Family Time

The client who commissioned this dial for his home in São Paulo, Brazil, wanted to honor each member of his family with their names and birth dates. In this way, his dial could capture this moment in the life of his family in a meaningful way for both present and future generations. On each birthday, the bead’s shadow will follow the line on its appointed date.


One of the most captivating things about sundials are their inscriptions, which range from a personal dedication to a short poem. The Longitude Dial has been designed to accommodate inscriptions of different lengths. The client who commissioned Longitude Dial No. 18 is particularly fond of 17th century English poetry and selected a passage from the last verse of  “The Garden”, a poem by Andrew Marvell published in 1681.

Hours of Daylight

Since Daylight Saving Time (known as British Summer Time in the United Kingdom) occupies almost two-thirds of the year in areas where it has been adopted, it is usually selected for the Longitude Dial. Nevertheless, depending on where you live and your personal preference, you have the choice of either Daylight Saving or Standard Time. Just remember to add or subtract an hour at the appropriate time of year.

Longitude Dial, No. 8, Pomfret School, Connecticut.

Standard time was chosen for this dial, because it occupies most of the academic year at the school. Therefore, during the summer when the school is in recess, an hour has to be added to tell the correct time.

Which Way is the Wind Blowing?

Because the gnomon points due North, the dial serves as a direction-finding, as well as a time-finding instrument. The polished gabbro dial plate is a form of a nephoscope, a cloud-observing instrument used in the 1800s to determine the direction of the wind by the drift of clouds reflected in its black mirrored surface. The Longitude Dial works in the same way, revealing the wind’s direction by the movement of clouds reflected in its surface.

About William Andrewes

William Andrewes was born and educated in England. He trained as a clockmaker, working under the guidance of George Daniels, Martin Burgess, and others, and as a designer, graduating from Kingston College of Art in 1972.

Specializing in the field of time measurement for over four decades, he has worked at Eton College (1973-1977), the Old Royal Observatory, Greenwich (1974-1977), The Time Museum (1977-1987), and Harvard University, where he was the David P. Wheatland Curator of the Collection of Historical Scientific Instruments (1987-1999). He organized the Longitude Symposium (1993), edited The Quest for Longitude (1996), and was co-author with Dava Sobel of The Illustrated Longitude (1998). For his contributions to horology, the Worshipful Company of Clockmakers awarded him the Harrison Gold Medal in 2007.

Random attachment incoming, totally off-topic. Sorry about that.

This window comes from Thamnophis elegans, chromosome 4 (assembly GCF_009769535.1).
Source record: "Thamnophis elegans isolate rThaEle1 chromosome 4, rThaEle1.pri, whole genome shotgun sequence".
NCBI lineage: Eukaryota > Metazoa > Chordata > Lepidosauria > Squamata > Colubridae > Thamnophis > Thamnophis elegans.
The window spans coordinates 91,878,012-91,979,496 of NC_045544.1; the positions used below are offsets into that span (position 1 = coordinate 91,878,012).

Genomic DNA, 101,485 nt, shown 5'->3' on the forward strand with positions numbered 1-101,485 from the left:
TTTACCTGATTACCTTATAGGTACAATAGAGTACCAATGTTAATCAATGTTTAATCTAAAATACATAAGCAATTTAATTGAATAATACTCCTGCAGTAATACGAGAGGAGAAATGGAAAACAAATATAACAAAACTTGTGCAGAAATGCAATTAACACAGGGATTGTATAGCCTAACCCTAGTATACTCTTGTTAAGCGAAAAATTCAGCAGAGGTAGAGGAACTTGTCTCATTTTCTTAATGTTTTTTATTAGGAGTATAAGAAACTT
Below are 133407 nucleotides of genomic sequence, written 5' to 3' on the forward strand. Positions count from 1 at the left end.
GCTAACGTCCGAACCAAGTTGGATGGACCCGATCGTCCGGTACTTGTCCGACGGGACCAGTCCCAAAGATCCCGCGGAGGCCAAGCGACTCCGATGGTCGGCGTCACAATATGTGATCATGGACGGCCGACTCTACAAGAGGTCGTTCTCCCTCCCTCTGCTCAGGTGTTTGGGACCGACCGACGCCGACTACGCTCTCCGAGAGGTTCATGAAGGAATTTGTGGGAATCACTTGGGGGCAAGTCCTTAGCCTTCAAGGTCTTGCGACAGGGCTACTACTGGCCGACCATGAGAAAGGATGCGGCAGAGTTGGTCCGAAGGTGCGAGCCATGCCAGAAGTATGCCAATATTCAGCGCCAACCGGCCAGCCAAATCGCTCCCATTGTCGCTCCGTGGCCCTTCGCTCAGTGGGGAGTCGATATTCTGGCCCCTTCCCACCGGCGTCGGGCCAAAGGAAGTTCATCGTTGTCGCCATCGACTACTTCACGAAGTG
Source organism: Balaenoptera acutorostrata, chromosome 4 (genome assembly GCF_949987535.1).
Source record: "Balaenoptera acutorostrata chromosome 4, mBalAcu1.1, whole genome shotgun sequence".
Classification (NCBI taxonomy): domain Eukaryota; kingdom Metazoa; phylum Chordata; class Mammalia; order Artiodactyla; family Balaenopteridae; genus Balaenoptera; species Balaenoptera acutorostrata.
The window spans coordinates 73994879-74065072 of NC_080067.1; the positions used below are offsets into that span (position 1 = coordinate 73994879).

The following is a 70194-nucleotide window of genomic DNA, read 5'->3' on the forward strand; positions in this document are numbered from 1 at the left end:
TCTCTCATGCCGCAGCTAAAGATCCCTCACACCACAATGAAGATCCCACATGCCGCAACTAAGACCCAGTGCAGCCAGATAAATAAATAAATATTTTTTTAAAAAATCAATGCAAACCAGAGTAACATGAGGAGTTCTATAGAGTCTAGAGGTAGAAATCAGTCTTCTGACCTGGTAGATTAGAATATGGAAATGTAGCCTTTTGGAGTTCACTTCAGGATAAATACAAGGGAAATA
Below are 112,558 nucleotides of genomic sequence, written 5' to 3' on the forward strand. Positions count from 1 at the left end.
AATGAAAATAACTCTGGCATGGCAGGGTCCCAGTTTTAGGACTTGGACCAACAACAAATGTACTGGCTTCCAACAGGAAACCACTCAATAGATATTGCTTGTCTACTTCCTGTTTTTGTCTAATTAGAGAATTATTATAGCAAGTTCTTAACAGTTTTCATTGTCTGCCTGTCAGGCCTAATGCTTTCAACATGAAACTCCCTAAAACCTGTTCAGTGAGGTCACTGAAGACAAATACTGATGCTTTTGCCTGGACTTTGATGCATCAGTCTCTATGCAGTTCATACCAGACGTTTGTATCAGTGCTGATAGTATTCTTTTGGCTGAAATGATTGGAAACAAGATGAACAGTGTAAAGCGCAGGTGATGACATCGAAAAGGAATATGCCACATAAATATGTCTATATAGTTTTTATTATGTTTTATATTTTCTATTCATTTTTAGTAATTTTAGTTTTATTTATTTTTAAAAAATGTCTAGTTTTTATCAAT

William Andrewes has been awarded three patents for the Longitude Dial. Examples have been made for clients in Brazil, England, France, Mexico, Spain, and the United States.


For the development of the Longitude Dial, William Andrewes enlisted the help of some highly talented specialists. The initial stage of resolving the mathematical problems of the map and the hour scale involved Daniel Strebe. Gary Hahn and Damon Meibers have been very close allies in every project. Some of the others who have assisted in the making are included in the images of the dials on which they worked. To all who have helped, William Andrewes expresses sincere thanks for their extraordinary dedication and skill.

A brief history of the Longitude Dial by William Andrewes

My interest in sundials began about 1976 when I met Roderick and Marjorie Webster, the Curators of the wonderful collection of astronomical instruments in the Adler Planetarium, Chicago. The Websters inspired and encouraged me, showing extraordinary hospitality and generously sharing their expertise and resources from their collection and library. In January 1979, they invited me to a meeting of the Chicago Map Society and introduced me to David Woodward (1941-2004), the famous English historian of cartography who was, at that time, Curator of Maps at the Newberry Library. On hearing that I was Curator of The Time Museum, David offered to show me the example of Ritter’s map that he had recently acquired for the Newberry Library. As soon as I saw it, I was captivated by the idea that such a map existed and resolved to make one for my own location.  With the responsibilities of my new job at The Time Museum however, I did not have time to develop it beyond a rather primitive paper model. Nevertheless, the seed of the idea was planted.

A quarter of a century went by before it could grow. I left Harvard at the end of 1999 and worked as a museum consultant, but, after 9/11 while I was working on an exhibition at the Frick Collection, the museum world changed, and I realized that I would no longer be able to support my family with just one line of work. Developing Ritter’s map projection seemed like an interesting project that would be worth pursuing and might bear fruit. That it had never been done before in any formal way should have been a clue as to how hard the task would be. During the fifteen months that it took before the first prototype was ready, I made many enduring friendships with specialists in the arts, crafts, and sciences who helped me through the challenges of the design and construction of the first prototype, which was completed in October 2003.

I call this work “The Longitude Dial” for two reasons:  first, its hour lines are the lines of longitude on its map; second, the first prototype was finished at the end of October 2003, a few days before the tenth anniversary of “The Longitude Symposium.” From this event came Dava Sobel’s best-selling book Longitude, which gave John Harrison, who has so strongly influenced my work, the international recognition he so richly deserved.